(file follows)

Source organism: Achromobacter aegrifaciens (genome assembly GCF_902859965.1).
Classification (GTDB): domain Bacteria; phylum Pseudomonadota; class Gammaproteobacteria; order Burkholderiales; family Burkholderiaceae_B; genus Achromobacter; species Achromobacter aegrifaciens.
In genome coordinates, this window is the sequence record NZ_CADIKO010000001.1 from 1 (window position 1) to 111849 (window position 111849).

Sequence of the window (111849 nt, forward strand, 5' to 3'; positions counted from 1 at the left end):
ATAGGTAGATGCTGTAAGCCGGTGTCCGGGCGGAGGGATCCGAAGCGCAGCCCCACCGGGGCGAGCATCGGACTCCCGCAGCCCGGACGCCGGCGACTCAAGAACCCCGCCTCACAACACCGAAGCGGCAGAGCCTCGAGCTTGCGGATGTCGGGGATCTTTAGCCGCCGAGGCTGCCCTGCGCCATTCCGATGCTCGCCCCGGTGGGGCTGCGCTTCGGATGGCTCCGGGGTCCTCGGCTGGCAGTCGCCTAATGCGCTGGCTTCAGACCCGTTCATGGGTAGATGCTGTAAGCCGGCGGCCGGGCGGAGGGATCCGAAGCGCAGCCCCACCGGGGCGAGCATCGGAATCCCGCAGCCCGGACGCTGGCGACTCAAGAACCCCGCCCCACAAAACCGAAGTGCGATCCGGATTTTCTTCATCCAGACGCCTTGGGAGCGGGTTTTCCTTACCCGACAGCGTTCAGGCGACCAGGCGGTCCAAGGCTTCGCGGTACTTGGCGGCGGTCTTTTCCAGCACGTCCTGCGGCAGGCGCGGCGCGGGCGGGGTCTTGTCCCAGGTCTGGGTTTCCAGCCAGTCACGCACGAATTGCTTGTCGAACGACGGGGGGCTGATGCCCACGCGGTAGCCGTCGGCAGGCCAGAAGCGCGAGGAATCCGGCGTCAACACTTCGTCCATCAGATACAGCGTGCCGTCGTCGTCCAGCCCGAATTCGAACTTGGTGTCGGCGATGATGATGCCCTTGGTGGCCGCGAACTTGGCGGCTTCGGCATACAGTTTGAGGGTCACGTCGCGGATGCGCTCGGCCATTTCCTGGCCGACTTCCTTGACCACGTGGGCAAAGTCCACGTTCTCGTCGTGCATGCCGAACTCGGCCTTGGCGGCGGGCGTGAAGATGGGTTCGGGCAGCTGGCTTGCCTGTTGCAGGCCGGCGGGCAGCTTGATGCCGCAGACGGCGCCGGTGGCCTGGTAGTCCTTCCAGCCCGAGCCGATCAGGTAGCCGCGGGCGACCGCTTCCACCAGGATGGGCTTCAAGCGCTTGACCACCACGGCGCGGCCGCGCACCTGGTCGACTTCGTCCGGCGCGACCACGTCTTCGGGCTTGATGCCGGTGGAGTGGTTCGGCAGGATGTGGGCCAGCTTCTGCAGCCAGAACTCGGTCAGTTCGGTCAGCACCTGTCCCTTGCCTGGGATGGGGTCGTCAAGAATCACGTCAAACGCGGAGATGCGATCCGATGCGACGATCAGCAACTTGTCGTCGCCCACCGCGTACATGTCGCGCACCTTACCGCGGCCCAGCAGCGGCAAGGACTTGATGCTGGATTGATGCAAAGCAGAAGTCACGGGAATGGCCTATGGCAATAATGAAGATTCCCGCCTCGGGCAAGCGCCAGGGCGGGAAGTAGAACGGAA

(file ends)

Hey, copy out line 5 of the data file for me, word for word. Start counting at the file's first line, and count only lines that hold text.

ATAGGTAGATGCTGTAAGCCGGTGTCCGGGCGGAGGGATCCGAAGCGCAGCCCCACCGGGGCGAGCATCGGACTCCCGCAGCCCGGACGCCGGCGACTCAAGAACCCCGCCTCACAACACCGAAGCGGCAGAGCCTCGAGCTTGCGGATGTCGGGGATCTTTAGCCGCCGAGGCTGCCCTGCGCCATTCCGATGCTCGCCCCGGTGGGGCTGCGCTTCGGATGGCTCCGGGGTCCTCGGCTGGCAGTCGCCTAATGCGCTGGCTTCAGACCCGTTCATGGGTAGATGCTGTAAGCCGGCGGCCGGGCGGAGGGATCCGAAGCGCAGCCCCACCGGGGCGAGCATCGGAATCCCGCAGCCCGGACGCTGGCGACTCAAGAACCCCGCCCCACAAAACCGAAGTGCGATCCGGATTTTCTTCATCCAGACGCCTTGGGAGCGGGTTTTCCTTACCCGACAGCGTTCAGGCGACCAGGCGGTCCAAGGCTTCGCGGTACTTGGCGGCGGTCTTTTCCAGCACGTCCTGCGGCAGGCGCGGCGCGGGCGGGGTCTTGTCCCAGGTCTGGGTTTCCAGCCAGTCACGCACGAATTGCTTGTCGAACGACGGGGGGCTGATGCCCACGCGGTAGCCGTCGGCAGGCCAGAAGCGCGAGGAATCCGGCGTCAACACTTCGTCCATCAGATACAGCGTGCCGTCGTCGTCCAGCCCGAATTCGAACTTGGTGTCGGCGATGATGATGCCCTTGGTGGCCGCGAACTTGGCGGCTTCGGCATACAGTTTGAGGGTCACGTCGCGGATGCGCTCGGCCATTTCCTGGCCGACTTCCTTGACCACGTGGGCAAAGTCCACGTTCTCGTCGTGCATGCCGAACTCGGCCTTGGCGGCGGGCGTGAAGATGGGTTCGGGCAGCTGGCTTGCCTGTTGCAGGCCGGCGGGCAGCTTGATGCCGCAGACGGCGCCGGTGGCCTGGTAGTCCTTCCAGCCCGAGCCGATCAGGTAGCCGCGGGCGACCGCTTCCACCAGGATGGGCTTCAAGCGCTTGACCACCACGGCGCGGCCGCGCACCTGGTCGACTTCGTCCGGCGCGACCACGTCTTCGGGCTTGATGCCGGTGGAGTGGTTCGGCAGGATGTGGGCCAGCTTCTGCAGCCAGAACTCGGTCAGTTCGGTCAGCACCTGTCCCTTGCCTGGGATGGGGTCGTCAAGAATCACGTCAAACGCGGAGATGCGATCCGATGCGACGATCAGCAACTTGTCGTCGCCCACCGCGTACATGTCGCGCACCTTACCGCGGCCCAGCAGCGGCAAGGACTTGATGCTGGATTGATGCAAAGCAGAAGTCACGGGAATGGCCTATGGCAATAATGAAGATTCCCGCCTCGGGCAAGCGCCAGGGCGGGAAGTAGAACGGAA